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Why were supplies ordered from Tankweld Ltd? – Eustace

Why were supplies ordered from Tankweld Ltd? – Eustace

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Why should the Government of St VIncent and the Grenadines be sourcing building materials from a Jamaican firm instead of from local businesses?

Opposition Leader Arnhim Eustace, while speaking on the New Times radio programme yesterday, asked this {{more}}question and expressed his disappointment that the building supplies recently ordered by the Government came from Tankweld Ltd, a Jamaican company, instead of from local suppliers.

He also questioned who receives the commission on goods that are ordered from Tankweld and called on the Government to answer his questions.

“Why should a Jamaican business, one single business get millions of dollars in purchases from the Government of St Vincent and the Grenadines?” he said. “I think it is wrong that we should buy all the materials from a single firm in Jamaica, when the private sector in St Vincent and the Grenadines is in a poor condition, laying off staff very often.”

Claiming that some of the building materials will be given away for political reasons, Eustace said some of the money could have been used to boost this country’s economy by supporting the private sector.

According to Eustace, about $11 million has been approved to bring in materials from Tankweld for several government programmes.

However, at a press conference last week, Prime Minister Dr Ralph Gonsalves said only $4.5 million had been allocated for the building supplies ordered from Tankweld.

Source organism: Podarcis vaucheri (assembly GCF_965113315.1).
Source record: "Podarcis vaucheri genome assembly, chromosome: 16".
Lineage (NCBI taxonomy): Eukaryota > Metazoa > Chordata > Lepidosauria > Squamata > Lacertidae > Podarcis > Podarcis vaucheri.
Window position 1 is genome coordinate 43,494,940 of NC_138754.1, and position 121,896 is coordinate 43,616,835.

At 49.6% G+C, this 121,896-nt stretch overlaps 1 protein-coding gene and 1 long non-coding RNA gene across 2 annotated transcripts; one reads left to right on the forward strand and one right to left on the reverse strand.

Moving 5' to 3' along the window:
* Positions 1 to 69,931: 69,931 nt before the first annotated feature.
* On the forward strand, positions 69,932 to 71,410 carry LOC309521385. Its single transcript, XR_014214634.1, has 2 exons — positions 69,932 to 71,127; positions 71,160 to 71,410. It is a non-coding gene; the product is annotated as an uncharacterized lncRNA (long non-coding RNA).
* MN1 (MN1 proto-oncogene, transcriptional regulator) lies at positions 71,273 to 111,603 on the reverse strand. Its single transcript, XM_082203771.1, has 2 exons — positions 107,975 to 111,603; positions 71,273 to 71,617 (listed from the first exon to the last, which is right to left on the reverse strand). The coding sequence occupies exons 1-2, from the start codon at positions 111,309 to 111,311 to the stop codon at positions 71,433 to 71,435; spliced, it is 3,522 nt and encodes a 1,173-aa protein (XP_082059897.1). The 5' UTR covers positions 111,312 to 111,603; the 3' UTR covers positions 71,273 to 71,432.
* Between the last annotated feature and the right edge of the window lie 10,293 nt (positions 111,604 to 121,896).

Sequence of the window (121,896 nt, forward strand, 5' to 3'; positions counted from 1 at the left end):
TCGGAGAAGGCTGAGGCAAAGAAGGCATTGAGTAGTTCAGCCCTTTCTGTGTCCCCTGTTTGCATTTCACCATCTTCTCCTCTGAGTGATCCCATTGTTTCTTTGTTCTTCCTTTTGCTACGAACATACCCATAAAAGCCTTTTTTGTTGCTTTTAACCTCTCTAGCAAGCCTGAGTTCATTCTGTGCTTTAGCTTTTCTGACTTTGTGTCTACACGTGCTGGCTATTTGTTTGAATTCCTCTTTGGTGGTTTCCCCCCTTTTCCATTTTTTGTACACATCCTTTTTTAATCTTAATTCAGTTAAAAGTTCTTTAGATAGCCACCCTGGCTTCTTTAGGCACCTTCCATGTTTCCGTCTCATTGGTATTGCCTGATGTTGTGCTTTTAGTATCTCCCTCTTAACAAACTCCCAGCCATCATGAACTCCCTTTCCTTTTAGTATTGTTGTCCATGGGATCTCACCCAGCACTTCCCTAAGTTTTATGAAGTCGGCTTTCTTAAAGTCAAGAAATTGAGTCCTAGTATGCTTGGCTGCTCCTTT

During yesterday’s radio programme, the Opposition Leader read from two Cabinet memos, one of which stated that an order of $4.5 million worth of building supplies from Tankweld had been approved.

Eustace said the memos were written by the Cabinet Secretary after a Cabinet meeting held on June 24, 2015.

In one memo, the Cabinet Secretary informed the Permanent Secretary in the Ministry of Housing that Cabinet had granted approval for a loan of $350,000 from PetroCaribe, with an interest rate of two per cent per annum. According to the Cabinet memo, the funds were being procured for the purpose of supporting the Lives to Live programme.

The second memo, also addressed to the Permanent Secretary in the Ministry of Housing, said that the Cabinet had approved an order for $4.5 million worth of building materials from Tankweld to facilitate the low income housing programme, the Lives to Live programme and material assistance for needy individuals and families.

Under the Lives to Live programme, Government is improving the standard of living and quality of life of disabled and elderly persons by building bathrooms, toilets, ramps and other improvements at their homes.

According to the Cabinet memo, the materials were scheduled to arrive at the end of July and payment will be made by PetroCaribe on a monthly basis from January 2016.

Eustace also noted that these memos were copied to the director general of finance and planning, the director of audit and also the accountant general.

Eustace said it is his belief that St Vincent and the Grenadines had been included on a list of countries said to be in a debt crisis because of what is owed to PetroCaribe. He said the country’s indebtedness to PetroCaribe is not included in the Estimates.

“You’re not seeing those figures there in the Estimates when you look at actual debt of St Vincent and the Grenadines. The Prime Minister talking about who confused and who not confused. I know I am not confused and sooner or later he would have to admit what total debt of PetroCaribe is and how it will impact on the debt of St Vincent and the Grenadines.”

In a press conference last week, Prime Minister Dr Ralph Gonsalves said only $4.5 million had been allocated for the building supplies ordered from Tankweld. He said this is the third time that this country is ordering supplies from the country and that he is in the process of negotiating a system of payment for the materials scheduled to arrive in St Vincent at the end of July.

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